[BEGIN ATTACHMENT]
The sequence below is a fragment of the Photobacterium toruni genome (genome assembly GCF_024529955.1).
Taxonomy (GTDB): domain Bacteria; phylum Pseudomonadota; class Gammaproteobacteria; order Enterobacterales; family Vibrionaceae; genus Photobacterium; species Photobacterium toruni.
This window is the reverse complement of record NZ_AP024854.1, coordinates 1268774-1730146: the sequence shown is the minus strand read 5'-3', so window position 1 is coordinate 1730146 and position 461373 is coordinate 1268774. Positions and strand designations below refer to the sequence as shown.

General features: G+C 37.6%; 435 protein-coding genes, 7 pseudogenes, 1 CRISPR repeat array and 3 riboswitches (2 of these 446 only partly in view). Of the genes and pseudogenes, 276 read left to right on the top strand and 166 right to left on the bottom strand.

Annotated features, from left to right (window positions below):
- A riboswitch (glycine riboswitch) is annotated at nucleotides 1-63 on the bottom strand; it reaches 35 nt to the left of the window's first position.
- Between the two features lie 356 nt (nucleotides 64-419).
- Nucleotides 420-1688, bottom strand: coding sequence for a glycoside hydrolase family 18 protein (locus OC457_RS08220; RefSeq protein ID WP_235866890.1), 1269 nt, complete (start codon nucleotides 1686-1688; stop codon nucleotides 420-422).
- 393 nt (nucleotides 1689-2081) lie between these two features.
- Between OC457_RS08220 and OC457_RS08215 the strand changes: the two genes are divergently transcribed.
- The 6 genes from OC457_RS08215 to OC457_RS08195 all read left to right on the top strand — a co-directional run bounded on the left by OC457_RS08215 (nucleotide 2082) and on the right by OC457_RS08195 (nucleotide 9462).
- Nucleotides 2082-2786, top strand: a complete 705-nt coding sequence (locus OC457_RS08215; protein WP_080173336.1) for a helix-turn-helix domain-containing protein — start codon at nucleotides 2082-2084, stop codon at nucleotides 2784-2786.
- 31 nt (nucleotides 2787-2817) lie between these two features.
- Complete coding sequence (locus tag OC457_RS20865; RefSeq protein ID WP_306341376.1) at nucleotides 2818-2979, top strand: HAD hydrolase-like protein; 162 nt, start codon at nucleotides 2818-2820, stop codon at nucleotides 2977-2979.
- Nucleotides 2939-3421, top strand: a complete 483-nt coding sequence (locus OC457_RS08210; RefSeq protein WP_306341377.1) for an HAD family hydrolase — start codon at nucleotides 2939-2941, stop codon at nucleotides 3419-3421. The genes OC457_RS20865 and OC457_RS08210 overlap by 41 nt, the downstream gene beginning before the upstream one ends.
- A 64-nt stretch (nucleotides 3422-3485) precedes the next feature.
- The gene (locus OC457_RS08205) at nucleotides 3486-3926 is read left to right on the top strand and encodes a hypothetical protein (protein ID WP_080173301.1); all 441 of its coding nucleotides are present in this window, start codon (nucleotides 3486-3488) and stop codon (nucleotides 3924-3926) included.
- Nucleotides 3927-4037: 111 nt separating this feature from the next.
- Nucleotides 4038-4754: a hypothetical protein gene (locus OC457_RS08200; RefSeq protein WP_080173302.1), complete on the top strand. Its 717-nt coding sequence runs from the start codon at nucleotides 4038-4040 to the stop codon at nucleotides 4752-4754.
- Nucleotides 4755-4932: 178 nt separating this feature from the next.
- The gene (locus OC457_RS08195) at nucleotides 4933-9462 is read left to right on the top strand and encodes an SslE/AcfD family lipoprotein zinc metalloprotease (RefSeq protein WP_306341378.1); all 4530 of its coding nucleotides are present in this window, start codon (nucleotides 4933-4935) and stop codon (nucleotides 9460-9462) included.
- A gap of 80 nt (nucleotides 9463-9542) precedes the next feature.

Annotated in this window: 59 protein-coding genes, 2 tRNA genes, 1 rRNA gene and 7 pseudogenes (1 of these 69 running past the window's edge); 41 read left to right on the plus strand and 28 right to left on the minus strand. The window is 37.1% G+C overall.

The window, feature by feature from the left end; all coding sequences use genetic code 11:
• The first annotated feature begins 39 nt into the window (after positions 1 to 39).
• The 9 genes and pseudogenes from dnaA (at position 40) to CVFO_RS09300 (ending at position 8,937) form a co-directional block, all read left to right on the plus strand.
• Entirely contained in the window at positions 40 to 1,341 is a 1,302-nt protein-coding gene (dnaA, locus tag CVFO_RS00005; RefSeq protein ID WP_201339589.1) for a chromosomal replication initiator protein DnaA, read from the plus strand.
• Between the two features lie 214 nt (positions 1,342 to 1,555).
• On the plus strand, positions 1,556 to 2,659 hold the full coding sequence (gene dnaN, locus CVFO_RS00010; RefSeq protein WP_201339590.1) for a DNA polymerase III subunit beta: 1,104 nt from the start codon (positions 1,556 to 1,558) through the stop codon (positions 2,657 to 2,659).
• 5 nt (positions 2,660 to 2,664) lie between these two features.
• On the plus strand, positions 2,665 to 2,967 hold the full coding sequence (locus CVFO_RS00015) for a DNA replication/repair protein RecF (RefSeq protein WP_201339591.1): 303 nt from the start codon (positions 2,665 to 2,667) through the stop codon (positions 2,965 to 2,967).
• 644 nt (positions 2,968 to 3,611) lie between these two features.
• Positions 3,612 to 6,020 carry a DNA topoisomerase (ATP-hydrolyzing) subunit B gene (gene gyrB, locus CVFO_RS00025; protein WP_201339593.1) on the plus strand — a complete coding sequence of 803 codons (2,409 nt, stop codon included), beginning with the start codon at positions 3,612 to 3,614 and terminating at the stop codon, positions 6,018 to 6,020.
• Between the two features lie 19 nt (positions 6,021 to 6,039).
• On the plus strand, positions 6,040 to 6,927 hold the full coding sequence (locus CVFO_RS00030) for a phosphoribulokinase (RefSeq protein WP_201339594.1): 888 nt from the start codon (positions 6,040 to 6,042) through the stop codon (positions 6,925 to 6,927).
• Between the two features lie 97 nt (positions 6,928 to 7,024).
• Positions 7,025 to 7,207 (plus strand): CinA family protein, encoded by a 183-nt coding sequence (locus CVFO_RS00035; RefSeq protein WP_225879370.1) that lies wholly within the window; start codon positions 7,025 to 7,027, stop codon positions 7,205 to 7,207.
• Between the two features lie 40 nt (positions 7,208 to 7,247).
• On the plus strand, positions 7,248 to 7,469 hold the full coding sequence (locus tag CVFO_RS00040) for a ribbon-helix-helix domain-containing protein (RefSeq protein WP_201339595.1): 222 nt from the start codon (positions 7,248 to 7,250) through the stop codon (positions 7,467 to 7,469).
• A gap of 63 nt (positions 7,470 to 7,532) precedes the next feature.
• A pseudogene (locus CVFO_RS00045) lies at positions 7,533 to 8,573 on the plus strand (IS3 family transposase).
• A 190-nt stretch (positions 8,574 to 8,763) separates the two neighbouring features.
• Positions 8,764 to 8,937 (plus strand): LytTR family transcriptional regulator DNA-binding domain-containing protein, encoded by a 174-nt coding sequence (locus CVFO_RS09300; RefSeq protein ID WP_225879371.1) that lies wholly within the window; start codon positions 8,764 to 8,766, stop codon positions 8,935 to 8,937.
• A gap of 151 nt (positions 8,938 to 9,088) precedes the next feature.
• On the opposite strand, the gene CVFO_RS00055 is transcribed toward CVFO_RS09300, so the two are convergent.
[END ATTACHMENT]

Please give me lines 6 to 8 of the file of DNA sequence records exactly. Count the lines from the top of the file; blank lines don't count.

- A riboswitch (glycine riboswitch) is annotated at nucleotides 1-63 on the bottom strand; it reaches 35 nt to the left of the window's first position.
- Between the two features lie 356 nt (nucleotides 64-419).
- Nucleotides 420-1688, bottom strand: coding sequence for a glycoside hydrolase family 18 protein (locus OC457_RS08220; RefSeq protein ID WP_235866890.1), 1269 nt, complete (start codon nucleotides 1686-1688; stop codon nucleotides 420-422).